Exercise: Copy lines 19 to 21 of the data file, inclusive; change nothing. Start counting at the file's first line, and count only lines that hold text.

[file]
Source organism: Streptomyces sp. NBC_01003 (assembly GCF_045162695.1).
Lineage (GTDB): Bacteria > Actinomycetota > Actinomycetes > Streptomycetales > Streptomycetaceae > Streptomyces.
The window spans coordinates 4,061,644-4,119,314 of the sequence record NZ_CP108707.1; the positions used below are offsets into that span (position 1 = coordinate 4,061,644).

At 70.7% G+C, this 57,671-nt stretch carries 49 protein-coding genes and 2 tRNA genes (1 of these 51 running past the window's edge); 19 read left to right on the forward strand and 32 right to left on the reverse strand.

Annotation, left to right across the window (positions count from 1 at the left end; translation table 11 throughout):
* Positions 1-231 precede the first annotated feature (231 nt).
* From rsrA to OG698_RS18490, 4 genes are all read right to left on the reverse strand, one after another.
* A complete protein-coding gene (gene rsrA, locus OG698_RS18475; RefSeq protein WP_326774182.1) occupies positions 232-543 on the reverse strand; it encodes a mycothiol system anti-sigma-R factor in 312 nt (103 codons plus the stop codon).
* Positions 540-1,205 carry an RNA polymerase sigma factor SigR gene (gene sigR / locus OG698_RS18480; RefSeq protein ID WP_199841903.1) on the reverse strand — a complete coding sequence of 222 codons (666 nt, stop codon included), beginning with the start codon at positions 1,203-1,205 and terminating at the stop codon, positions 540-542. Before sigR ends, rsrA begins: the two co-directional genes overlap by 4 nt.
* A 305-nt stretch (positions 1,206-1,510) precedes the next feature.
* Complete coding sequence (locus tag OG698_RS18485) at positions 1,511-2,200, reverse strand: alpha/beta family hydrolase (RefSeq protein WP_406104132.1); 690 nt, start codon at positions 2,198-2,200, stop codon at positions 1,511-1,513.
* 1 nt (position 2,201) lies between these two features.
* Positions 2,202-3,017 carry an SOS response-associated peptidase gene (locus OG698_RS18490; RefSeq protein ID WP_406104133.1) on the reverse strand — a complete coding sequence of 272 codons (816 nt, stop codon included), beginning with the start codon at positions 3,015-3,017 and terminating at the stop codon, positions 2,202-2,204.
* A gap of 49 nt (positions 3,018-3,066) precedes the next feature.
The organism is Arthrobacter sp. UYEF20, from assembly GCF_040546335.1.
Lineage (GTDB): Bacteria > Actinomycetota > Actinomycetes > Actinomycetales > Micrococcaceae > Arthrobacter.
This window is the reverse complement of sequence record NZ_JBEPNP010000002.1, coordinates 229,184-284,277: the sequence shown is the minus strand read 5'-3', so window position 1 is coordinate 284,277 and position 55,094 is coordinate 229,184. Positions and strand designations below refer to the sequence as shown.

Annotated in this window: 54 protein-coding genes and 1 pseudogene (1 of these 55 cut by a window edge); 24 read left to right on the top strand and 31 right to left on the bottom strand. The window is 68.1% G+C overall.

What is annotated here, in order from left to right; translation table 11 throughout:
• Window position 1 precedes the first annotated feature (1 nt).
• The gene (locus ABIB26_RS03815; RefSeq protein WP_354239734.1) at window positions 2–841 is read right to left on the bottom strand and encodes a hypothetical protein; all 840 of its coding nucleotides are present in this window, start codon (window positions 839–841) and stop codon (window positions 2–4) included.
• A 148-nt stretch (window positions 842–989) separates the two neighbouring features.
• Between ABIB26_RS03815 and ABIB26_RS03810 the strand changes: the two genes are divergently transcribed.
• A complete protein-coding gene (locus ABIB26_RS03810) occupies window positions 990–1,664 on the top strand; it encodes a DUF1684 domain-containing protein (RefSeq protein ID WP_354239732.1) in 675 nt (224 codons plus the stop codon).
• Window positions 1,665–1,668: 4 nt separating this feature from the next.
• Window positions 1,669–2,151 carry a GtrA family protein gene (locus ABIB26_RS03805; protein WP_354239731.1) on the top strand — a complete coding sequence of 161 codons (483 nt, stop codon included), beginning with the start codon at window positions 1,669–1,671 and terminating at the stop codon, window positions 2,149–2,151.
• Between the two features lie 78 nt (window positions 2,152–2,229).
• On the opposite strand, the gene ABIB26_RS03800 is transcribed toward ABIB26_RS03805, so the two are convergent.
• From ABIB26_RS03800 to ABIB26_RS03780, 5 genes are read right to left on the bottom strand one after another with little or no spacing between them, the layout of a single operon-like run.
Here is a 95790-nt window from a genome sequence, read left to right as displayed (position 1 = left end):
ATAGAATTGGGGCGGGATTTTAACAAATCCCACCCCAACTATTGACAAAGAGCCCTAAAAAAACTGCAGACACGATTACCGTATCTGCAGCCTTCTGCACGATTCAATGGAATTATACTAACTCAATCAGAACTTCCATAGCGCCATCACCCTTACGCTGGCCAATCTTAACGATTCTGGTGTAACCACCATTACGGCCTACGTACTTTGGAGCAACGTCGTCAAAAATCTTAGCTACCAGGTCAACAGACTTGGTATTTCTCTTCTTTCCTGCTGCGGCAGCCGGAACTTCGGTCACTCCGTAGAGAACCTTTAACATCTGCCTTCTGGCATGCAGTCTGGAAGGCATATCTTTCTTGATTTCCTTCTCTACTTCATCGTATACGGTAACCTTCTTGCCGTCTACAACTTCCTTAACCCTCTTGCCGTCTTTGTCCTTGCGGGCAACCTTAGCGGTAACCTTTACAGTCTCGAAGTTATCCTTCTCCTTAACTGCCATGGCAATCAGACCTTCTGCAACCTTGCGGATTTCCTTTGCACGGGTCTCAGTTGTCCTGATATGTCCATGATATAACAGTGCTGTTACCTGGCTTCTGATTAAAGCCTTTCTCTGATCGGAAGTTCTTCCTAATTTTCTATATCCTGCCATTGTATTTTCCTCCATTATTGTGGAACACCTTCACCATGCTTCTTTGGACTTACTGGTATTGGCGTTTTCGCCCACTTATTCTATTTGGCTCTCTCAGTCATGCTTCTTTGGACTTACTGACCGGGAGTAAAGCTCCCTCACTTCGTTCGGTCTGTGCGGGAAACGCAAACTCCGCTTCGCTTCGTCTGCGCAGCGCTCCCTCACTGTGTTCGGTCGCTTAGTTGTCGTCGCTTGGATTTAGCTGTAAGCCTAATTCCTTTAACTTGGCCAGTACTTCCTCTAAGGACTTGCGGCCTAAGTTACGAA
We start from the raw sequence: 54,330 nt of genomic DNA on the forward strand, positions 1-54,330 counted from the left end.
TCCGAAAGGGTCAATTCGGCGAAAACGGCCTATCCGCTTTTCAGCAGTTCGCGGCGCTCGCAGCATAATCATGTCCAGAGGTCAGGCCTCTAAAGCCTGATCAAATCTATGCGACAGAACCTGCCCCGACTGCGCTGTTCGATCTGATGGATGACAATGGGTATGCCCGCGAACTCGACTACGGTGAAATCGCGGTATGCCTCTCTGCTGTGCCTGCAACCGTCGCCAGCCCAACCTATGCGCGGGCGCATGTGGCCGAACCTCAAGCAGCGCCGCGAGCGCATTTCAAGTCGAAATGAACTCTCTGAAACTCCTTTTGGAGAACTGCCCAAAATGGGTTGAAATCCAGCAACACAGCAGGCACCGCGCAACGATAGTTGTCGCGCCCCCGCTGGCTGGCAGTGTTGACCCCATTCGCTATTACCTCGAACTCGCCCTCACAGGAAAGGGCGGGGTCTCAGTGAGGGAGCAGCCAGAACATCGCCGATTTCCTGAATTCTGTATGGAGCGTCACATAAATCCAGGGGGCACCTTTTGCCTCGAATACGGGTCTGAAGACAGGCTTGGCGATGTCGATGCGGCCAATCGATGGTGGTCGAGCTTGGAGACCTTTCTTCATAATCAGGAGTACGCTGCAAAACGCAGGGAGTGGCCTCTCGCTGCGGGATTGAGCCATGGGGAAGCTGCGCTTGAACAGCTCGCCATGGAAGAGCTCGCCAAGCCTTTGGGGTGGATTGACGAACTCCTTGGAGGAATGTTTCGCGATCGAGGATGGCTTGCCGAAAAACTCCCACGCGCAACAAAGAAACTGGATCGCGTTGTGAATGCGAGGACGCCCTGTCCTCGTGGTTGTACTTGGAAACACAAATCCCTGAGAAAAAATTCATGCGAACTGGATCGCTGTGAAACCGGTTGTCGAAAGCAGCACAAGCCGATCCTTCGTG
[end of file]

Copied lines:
What is annotated here, in order from left to right; translation table 11 throughout:
• Window position 1 precedes the first annotated feature (1 nt).
• The gene (locus ABIB26_RS03815; RefSeq protein WP_354239734.1) at window positions 2–841 is read right to left on the bottom strand and encodes a hypothetical protein; all 840 of its coding nucleotides are present in this window, start codon (window positions 839–841) and stop codon (window positions 2–4) included.